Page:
This experience boosted her self-esteem, confidence, and communication skills, and she distributed CVs as she completed the project, ultimately securing a local apprenticeship with our support. The artwork, donated to the local library’s environmental section, reflects her transformation and the opportunities that emerged through the process.

I think when you help a child take pride in something, that will sit with them and they’ll remember that. A lot of the ingredients for success were already there, she already had those skills, we were just the catalyst.

The child's artwork in progress.

What have you found to be the most useful part of the assessment tool?

The tool is shorter than AssetPlus, but is split into distinct sections to ensure that there’s full information gathering on the child. Information is pulled from various sources into these different sections, allowing practitioners to fully navigate and understand the child’s situation.

The practitioner is prompted to comment, in their opinion, “what needs or goals is the child trying to achieve through their behaviour and why has the behaviour taken place?” Ultimately, if we can understand that, that’s what forms the foundation for a strong plan that supports their identity shift and helps it to develop by building on the child’s strengths.

Have you found any barriers or challenges to using the tool?

Currently it’s fact that it’s a Word document but it will soon be integrated into case management systems, improving data collection, analysis and management. In terms of the tool itself, feedback has been really positive.

How are you preparing your staff to use the new tool with children?

We’ve carried out extensive training with both practitioners and the management team, encouraging experiential learning through manager-practitioner shadowing. We’ve found this to be really helpful to refocus on what we’re all here for: to improve the lives of children in the youth justice system, to keep the community and victims safe. In monthly manager meetings we follow up on the outcomes of this.

We recently hosted a service day on meeting the diverse needs of children, where both internal and external providers delivered talks to our teams. This was a great opportunity to build relationships with our partners, for them to see how we work with children and understand the strengths and limitations of the services and what provisions are available.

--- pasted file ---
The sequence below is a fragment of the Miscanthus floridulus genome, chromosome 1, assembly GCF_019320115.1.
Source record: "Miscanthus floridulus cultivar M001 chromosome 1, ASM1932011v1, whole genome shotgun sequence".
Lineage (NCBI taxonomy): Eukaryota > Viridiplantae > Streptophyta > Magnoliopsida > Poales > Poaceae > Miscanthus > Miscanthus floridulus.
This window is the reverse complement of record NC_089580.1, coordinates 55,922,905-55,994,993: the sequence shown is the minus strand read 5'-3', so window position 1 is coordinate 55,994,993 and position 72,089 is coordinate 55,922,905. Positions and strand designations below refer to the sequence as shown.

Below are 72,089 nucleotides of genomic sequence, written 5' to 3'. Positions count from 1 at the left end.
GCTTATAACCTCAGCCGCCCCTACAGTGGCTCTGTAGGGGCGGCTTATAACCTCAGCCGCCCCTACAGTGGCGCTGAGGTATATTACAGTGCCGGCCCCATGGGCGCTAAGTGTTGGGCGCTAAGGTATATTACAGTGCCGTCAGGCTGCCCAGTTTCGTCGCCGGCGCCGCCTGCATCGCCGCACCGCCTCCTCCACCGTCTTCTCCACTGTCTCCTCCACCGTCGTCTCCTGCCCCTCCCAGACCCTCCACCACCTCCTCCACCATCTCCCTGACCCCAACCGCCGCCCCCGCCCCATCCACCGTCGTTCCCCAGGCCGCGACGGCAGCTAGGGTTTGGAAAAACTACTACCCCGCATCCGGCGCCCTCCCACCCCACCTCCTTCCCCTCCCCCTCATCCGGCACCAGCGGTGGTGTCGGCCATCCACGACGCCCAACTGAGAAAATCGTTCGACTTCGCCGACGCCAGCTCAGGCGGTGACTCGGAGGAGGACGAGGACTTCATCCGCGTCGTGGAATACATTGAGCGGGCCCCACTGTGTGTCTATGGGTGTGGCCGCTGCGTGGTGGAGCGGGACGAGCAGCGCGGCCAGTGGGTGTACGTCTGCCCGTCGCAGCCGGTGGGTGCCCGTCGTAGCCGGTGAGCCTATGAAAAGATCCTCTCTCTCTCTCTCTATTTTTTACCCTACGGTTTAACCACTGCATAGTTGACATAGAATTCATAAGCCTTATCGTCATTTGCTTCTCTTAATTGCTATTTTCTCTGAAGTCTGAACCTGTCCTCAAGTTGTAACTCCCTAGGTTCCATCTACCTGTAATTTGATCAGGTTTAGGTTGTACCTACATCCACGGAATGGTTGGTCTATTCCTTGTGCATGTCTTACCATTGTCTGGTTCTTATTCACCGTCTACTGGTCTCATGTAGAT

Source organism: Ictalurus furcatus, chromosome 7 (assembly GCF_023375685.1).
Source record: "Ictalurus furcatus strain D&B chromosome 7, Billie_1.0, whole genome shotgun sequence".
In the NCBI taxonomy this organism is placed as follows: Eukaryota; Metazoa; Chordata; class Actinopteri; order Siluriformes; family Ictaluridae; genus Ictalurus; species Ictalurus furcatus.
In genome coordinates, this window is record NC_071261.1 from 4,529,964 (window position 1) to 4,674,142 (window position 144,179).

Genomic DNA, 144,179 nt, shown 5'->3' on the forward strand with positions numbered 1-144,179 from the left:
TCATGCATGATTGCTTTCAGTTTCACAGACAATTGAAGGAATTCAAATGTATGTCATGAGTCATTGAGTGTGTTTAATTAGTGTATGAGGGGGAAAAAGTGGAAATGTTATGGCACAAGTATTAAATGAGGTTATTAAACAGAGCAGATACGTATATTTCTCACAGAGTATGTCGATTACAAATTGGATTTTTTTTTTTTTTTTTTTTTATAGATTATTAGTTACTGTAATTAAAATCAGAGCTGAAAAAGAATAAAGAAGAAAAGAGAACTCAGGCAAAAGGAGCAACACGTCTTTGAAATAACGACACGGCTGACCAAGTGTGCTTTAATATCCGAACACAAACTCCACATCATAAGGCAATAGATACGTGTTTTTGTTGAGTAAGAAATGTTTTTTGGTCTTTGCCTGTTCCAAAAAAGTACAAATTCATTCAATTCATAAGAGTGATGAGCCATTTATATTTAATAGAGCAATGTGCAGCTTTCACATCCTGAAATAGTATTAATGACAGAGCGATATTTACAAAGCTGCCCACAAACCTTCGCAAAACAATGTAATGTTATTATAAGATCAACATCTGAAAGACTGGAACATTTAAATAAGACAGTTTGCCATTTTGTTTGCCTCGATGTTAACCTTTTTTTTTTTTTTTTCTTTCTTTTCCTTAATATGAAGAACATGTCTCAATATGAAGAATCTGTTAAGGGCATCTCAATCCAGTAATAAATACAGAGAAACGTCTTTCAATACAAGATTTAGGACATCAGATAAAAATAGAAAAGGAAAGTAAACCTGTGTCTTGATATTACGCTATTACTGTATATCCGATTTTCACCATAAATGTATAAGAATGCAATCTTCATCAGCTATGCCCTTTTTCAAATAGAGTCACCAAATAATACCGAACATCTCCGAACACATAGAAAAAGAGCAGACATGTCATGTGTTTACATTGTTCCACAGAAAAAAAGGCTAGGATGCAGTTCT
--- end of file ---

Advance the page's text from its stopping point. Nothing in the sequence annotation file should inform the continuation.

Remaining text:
We’ve also had a lot of training in the last year on assessment, which prioritised not just filling in questions, but making sure our assessment is right and understanding what that information means for us and the child.

Every time a child tells us something, that could be through word or through their behaviour, we use it to understand how we can tailor our support accordingly. We don’t put our own expectations of where we think they should be onto them. We aim to walk that journey with them. It’s important we invest in both the child and their family network, because although our work focuses on the child, we always need to bring families and their support networks in on that journey too, so that when we exit, that work continues to have a positive impact.

Do you have any advice for services that are going to be implementing the tool in April?

Invest time into it, embrace it and understand its strengths. Practitioners and managers are used to gathering information, analysing children’s situations and developing plans. So draw on these existing skills when using the new tool and continue to hold in mind the end goal: improving outcomes for children in the youth justice system. This approach will help services to start making the most of the new tool in their local areas for the greatest impact.

Start using the Prevention and Diversion Assessment Tool (MS Word Document, 85.4 KB) in your service.

From: Youth Justice Board for England and Wales